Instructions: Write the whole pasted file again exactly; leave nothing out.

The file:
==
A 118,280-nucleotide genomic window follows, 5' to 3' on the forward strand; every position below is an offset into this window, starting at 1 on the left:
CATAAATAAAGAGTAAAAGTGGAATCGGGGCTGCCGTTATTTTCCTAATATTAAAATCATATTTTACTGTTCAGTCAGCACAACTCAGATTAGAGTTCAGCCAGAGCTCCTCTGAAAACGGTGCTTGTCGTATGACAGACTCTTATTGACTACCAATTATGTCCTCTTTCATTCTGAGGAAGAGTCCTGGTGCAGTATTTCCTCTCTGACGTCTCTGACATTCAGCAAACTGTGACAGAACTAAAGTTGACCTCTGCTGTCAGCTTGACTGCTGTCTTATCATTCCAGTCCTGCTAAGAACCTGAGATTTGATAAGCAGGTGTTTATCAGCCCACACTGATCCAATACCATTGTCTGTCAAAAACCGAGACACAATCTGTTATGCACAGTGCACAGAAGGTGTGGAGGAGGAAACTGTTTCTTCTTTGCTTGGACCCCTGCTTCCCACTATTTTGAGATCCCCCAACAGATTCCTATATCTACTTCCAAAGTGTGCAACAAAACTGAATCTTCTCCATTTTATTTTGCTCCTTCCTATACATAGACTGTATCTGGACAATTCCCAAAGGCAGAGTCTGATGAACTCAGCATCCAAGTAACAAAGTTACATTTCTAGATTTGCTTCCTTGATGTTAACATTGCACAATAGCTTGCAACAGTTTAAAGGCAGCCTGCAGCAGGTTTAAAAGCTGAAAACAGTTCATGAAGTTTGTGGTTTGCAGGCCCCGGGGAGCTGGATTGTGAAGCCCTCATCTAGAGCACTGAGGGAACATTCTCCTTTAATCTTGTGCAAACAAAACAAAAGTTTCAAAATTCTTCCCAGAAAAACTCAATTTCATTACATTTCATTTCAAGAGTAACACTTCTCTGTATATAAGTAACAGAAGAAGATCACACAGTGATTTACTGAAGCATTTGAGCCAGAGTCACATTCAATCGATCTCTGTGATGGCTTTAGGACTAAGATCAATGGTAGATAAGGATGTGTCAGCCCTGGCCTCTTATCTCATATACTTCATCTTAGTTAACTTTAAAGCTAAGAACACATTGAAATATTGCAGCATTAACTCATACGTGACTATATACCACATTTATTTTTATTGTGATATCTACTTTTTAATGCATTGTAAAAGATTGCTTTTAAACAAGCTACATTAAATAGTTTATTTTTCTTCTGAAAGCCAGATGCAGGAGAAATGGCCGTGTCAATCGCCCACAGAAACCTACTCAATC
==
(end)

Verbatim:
A 118,280-nucleotide genomic window follows, 5' to 3' on the forward strand; every position below is an offset into this window, starting at 1 on the left:
CATAAATAAAGAGTAAAAGTGGAATCGGGGCTGCCGTTATTTTCCTAATATTAAAATCATATTTTACTGTTCAGTCAGCACAACTCAGATTAGAGTTCAGCCAGAGCTCCTCTGAAAACGGTGCTTGTCGTATGACAGACTCTTATTGACTACCAATTATGTCCTCTTTCATTCTGAGGAAGAGTCCTGGTGCAGTATTTCCTCTCTGACGTCTCTGACATTCAGCAAACTGTGACAGAACTAAAGTTGACCTCTGCTGTCAGCTTGACTGCTGTCTTATCATTCCAGTCCTGCTAAGAACCTGAGATTTGATAAGCAGGTGTTTATCAGCCCACACTGATCCAATACCATTGTCTGTCAAAAACCGAGACACAATCTGTTATGCACAGTGCACAGAAGGTGTGGAGGAGGAAACTGTTTCTTCTTTGCTTGGACCCCTGCTTCCCACTATTTTGAGATCCCCCAACAGATTCCTATATCTACTTCCAAAGTGTGCAACAAAACTGAATCTTCTCCATTTTATTTTGCTCCTTCCTATACATAGACTGTATCTGGACAATTCCCAAAGGCAGAGTCTGATGAACTCAGCATCCAAGTAACAAAGTTACATTTCTAGATTTGCTTCCTTGATGTTAACATTGCACAATAGCTTGCAACAGTTTAAAGGCAGCCTGCAGCAGGTTTAAAAGCTGAAAACAGTTCATGAAGTTTGTGGTTTGCAGGCCCCGGGGAGCTGGATTGTGAAGCCCTCATCTAGAGCACTGAGGGAACATTCTCCTTTAATCTTGTGCAAACAAAACAAAAGTTTCAAAATTCTTCCCAGAAAAACTCAATTTCATTACATTTCATTTCAAGAGTAACACTTCTCTGTATATAAGTAACAGAAGAAGATCACACAGTGATTTACTGAAGCATTTGAGCCAGAGTCACATTCAATCGATCTCTGTGATGGCTTTAGGACTAAGATCAATGGTAGATAAGGATGTGTCAGCCCTGGCCTCTTATCTCATATACTTCATCTTAGTTAACTTTAAAGCTAAGAACACATTGAAATATTGCAGCATTAACTCATACGTGACTATATACCACATTTATTTTTATTGTGATATCTACTTTTTAATGCATTGTAAAAGATTGCTTTTAAACAAGCTACATTAAATAGTTTATTTTTCTTCTGAAAGCCAGATGCAGGAGAAATGGCCGTGTCAATCGCCCACAGAAACCTACTCAATC